Veal scaloppini came with a twice-baked rosette of mashed potatoes and an oven-baked whole pomodoro tomato, skinned and drizzled with that fabulous olive oil. The meat was tender and flavorful, the portion small, thankfully and rightly, in a meal with so many courses. Two desserts followed, a custard with syrup of cherry and whole cherries, and a delightfully underbaked chocolate cake with a thick cream we were certain had some moscarpone cheese in it somewhere. The very respectable Chianti Classico served use throughout the meal.

A liter of mineral water wasn’t enough to push the price over $78. Absurd! A meal like that for $39 a person, tax and cover included? Two hundred yards from the Cathedral Santa Maria del Fiore? In an empty dining room? The world must know about this place. And the world did, in the person of a lovely couple who had themselves just stumbled upon the place about an hour into our dinner, a visiting Scottish woman and her husband, an Italian-born professor of architecture at Glasgow University. We found ourselves locked in conversation until nearly midnight, tripping over ourselves with topics of discussion.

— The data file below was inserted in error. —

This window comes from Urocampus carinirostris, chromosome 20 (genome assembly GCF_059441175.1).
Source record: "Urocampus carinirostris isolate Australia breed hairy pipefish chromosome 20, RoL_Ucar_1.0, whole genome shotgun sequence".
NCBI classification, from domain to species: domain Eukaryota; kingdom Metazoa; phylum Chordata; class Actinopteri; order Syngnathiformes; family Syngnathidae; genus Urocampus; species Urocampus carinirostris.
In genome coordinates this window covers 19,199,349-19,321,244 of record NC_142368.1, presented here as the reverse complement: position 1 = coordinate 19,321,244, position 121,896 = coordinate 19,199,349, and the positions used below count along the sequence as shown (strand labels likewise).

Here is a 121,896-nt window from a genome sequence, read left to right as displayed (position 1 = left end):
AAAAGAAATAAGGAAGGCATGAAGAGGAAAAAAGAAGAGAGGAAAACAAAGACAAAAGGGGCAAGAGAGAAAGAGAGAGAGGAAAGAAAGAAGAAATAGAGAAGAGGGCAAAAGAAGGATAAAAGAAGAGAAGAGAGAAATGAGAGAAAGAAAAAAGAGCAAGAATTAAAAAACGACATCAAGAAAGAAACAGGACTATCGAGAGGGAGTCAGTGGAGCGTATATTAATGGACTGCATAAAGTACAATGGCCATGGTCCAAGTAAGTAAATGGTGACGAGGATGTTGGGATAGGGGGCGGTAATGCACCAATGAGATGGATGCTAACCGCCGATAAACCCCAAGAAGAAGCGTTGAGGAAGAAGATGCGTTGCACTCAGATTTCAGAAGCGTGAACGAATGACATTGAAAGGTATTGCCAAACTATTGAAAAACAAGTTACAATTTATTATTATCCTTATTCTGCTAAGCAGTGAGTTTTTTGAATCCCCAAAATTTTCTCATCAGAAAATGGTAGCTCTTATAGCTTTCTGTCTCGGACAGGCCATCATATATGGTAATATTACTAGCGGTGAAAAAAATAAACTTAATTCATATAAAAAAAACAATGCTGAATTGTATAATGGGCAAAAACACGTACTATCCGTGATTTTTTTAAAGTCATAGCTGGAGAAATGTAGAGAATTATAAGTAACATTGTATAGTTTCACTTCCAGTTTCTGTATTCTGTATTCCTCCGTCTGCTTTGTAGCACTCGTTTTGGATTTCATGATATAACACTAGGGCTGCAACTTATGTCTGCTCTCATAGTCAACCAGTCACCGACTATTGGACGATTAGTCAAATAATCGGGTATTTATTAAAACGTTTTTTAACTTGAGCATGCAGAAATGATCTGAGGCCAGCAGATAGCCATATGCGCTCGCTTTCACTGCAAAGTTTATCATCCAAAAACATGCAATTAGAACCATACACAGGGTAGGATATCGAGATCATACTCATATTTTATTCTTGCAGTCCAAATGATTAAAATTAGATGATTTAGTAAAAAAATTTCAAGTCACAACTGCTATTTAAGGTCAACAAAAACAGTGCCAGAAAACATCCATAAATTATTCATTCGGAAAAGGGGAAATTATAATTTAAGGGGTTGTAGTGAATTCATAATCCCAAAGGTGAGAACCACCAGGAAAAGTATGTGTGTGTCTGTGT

Before we left, Marco and his wife invited us to join them in their restaurant for a special New Year’s Eve party, a complete dinner with fabulous ingredients, friends and family. We were honored and touched, and plain excited about having such astonishing, delicious plans for December 31.

Restaurants like this, so rare, so precious, must be preserved. We begged the owner to put up a larger sign, to point tourists to the doorbell (or better yet, unlock the door), to find some way to turn the location into an advantage. Until then, let this review serve as a call to whomever might be on their way to Florence: don’t miss dinner at

Il Ritrovo
Via de’ Pucci 4/A
Telephone: 055.281688

A Burke and Wells review.

Link: http://www.burkeandwells.com